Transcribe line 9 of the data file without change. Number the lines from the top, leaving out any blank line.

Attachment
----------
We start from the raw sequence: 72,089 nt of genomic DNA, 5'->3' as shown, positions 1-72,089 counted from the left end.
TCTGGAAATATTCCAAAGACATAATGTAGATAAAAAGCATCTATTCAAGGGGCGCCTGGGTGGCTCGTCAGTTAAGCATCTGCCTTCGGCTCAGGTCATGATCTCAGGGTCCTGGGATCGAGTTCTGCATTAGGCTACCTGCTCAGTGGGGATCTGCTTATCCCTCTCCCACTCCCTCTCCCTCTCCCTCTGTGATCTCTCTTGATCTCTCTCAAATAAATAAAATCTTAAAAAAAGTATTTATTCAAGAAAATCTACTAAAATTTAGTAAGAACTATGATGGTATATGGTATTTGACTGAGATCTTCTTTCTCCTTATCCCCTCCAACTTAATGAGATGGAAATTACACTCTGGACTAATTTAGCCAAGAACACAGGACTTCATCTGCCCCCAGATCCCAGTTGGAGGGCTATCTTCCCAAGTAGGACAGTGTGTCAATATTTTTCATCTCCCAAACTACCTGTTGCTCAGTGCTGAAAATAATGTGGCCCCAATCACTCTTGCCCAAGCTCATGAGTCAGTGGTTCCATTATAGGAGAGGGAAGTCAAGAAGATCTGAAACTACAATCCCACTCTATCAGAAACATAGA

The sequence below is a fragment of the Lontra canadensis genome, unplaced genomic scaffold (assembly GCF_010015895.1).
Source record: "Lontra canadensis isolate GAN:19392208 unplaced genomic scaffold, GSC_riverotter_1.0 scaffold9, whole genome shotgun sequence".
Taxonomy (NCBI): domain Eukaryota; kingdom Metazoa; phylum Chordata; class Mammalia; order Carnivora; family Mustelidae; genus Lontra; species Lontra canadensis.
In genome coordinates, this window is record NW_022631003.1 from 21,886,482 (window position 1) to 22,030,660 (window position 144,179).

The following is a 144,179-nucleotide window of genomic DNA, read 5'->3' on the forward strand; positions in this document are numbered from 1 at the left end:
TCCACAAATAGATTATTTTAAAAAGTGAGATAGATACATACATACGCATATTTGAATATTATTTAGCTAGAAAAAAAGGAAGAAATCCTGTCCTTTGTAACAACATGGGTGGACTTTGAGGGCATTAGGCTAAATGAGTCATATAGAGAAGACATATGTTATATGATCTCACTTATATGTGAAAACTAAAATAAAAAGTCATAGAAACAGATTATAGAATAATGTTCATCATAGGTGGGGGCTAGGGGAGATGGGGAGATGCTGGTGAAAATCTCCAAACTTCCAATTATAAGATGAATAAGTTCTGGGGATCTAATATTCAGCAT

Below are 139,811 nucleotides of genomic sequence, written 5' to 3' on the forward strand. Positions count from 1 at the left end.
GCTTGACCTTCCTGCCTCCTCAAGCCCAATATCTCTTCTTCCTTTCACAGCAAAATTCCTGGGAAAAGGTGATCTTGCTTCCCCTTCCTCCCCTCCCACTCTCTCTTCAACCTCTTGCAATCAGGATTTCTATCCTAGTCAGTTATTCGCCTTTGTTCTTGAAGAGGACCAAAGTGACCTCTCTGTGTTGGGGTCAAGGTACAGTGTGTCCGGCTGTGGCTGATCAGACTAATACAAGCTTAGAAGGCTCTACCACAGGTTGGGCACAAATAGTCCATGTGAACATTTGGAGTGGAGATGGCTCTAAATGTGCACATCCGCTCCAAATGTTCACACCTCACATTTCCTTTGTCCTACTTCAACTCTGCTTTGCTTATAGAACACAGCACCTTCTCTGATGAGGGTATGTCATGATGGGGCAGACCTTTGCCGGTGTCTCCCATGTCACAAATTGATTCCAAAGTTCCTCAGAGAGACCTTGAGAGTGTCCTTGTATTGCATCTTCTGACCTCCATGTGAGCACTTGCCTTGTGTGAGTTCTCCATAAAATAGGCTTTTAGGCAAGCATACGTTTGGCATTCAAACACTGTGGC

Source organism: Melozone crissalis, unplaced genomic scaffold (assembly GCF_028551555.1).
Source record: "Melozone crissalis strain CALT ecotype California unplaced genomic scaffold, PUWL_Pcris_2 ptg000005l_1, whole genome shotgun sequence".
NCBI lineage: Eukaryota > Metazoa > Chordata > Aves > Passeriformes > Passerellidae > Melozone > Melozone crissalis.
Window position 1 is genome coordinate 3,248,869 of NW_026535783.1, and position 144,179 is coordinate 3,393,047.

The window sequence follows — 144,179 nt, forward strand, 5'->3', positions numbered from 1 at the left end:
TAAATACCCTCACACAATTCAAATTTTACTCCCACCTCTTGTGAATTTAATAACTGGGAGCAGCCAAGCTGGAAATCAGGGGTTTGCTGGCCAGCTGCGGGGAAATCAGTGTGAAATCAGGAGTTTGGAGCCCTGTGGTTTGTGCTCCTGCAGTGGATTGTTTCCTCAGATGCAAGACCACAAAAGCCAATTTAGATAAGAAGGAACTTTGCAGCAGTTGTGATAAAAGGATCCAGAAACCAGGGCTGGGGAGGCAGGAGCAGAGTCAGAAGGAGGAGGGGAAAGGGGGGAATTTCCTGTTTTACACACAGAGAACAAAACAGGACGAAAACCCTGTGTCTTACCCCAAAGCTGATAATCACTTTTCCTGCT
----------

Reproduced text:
Below are 139,811 nucleotides of genomic sequence, written 5' to 3' on the forward strand. Positions count from 1 at the left end.